Involvement of inflammatory mediators in neuropathic pain caused by vincristine.Int Rev Neurobiol. 2009; 85:179-90.IR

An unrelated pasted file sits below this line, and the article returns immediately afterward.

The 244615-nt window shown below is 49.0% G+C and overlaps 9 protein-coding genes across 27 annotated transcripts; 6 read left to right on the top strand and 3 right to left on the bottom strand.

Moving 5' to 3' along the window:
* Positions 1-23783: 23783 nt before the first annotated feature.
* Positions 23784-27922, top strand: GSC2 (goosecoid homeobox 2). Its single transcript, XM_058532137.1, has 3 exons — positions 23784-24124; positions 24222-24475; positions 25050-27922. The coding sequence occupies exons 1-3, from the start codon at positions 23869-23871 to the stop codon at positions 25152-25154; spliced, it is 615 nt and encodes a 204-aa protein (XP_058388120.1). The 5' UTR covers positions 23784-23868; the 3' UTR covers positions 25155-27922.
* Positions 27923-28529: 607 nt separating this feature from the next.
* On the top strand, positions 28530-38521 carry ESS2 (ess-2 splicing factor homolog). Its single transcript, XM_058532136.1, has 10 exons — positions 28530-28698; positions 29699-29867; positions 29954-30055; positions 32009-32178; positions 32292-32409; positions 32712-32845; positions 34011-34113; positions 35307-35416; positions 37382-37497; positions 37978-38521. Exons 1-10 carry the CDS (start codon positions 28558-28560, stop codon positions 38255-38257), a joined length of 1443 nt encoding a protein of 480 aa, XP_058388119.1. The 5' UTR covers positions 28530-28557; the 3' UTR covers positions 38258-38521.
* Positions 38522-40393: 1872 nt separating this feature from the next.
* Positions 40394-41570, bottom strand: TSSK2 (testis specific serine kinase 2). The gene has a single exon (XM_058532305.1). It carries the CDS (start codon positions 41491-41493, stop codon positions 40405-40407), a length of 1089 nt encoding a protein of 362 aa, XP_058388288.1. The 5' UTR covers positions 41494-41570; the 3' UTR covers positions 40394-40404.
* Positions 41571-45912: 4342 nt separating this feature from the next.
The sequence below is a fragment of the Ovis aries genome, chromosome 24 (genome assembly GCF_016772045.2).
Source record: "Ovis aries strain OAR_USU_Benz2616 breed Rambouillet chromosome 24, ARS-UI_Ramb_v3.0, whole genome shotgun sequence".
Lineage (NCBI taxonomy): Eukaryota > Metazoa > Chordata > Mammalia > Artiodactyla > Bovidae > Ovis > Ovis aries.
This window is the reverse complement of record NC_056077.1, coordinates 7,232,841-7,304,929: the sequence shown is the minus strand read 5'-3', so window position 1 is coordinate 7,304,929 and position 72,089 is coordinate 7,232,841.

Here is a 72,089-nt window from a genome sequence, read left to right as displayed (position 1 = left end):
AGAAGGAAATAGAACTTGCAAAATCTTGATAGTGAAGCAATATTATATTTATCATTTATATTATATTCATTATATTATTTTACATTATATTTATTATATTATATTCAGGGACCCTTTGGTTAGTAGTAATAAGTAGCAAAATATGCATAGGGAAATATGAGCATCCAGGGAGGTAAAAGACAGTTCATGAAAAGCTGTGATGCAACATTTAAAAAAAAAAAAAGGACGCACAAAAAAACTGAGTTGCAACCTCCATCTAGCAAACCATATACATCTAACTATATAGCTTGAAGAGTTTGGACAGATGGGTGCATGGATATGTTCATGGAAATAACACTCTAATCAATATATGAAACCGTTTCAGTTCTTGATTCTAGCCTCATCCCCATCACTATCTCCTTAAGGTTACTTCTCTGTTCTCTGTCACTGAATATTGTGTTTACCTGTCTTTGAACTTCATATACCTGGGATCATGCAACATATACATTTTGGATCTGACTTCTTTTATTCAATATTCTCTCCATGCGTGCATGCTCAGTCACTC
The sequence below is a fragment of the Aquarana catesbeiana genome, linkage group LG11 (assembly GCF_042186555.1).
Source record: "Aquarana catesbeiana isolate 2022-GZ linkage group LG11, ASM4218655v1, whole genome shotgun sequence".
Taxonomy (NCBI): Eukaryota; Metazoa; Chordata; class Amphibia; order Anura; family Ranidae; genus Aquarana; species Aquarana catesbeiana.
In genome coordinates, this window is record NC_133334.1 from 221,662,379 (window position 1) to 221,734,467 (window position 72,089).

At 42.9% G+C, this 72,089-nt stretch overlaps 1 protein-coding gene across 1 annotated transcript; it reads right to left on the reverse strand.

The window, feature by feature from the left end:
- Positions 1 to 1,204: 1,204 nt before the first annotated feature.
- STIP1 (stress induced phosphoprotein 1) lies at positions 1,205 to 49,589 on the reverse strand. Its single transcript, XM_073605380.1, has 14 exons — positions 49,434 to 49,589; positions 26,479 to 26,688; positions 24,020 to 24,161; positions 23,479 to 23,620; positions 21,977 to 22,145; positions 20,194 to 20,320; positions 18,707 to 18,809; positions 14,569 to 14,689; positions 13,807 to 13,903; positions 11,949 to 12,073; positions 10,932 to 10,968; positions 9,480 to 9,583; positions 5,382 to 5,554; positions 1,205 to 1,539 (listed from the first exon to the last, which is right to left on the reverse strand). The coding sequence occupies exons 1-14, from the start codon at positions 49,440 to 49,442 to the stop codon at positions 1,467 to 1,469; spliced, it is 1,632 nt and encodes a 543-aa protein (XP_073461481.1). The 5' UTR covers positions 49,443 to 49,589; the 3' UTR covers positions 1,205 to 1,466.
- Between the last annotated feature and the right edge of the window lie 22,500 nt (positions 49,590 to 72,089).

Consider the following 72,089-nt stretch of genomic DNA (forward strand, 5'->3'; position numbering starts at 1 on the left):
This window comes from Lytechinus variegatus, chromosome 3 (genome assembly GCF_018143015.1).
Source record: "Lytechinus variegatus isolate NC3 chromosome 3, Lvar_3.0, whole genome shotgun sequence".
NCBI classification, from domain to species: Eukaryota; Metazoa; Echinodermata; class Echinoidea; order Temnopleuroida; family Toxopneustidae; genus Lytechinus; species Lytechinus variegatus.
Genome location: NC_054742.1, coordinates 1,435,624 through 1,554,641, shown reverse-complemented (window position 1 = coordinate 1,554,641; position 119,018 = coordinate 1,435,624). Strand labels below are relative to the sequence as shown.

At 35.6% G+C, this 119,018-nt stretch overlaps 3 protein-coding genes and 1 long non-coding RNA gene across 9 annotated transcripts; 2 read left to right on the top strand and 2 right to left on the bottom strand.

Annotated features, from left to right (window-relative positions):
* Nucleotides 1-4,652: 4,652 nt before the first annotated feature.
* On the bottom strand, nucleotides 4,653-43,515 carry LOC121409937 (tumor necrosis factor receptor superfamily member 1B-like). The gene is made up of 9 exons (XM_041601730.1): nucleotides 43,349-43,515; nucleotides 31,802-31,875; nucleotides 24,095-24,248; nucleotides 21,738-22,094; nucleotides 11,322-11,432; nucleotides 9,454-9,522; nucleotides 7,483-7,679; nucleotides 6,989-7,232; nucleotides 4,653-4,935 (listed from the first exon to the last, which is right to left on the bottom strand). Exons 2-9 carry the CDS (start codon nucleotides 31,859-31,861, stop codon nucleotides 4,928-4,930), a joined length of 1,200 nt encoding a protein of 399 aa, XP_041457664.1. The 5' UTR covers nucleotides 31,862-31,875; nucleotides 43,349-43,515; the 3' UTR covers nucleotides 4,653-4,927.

Elucidation of the mechanism of neuropathic pain caused by vincristine is required because long-term treatment with this anticancer agent often causes neuropathic pain. We refer to the involvement of inflammatory mediators in vincristine-induced neuropathic pain in this review. Several reports using rodents have shown that long-lasting neuropathic pain (mechanical allodynia) is caused by repeated systemic injection of vincristine. Vincristine damaged Schwann cells and DRG neurons in this model. Vincristine-induced macrophage infiltration in the peripheral nervous system (PNS) and macrophage-derived IL-6 elicited mechanical allodynia. These findings proved that inhibition of IL-6 function prevented neuropathic pain caused by vincristine. In the central nervous system (CNS), activation of microglia and astrocytes in the spinal cord were demonstrated after long-term vincristine treatment. TNF-alpha was upregulated in activated microglia and astrocytes, and inhibition of TNF-alpha function attenuated neuropathic pain caused by vincristine. These results suggest that vincristine induces macrophage infiltration to the damaged PNS, and that macrophage-derived inflammatory cytokines such as IL-6 elicits neuroinflammation. Signal transduction of pain from the PNS to the CNS activates microglia and astrocytes, and these activated glial cells release inflammatory cytokines such as TNF-alpha. In the CNS, these inflammatory cytokines have an important role in the neuropathic pain caused by vincristine. Immune-modulating agents that prevent activation of immune cells and/or the inhibitory agents of inflammatory cytokines could prevent the neuropathic pain caused by vincristine. These agents could increase the tolerability of vincristine when used for the treatment of leukemia and lymphoma.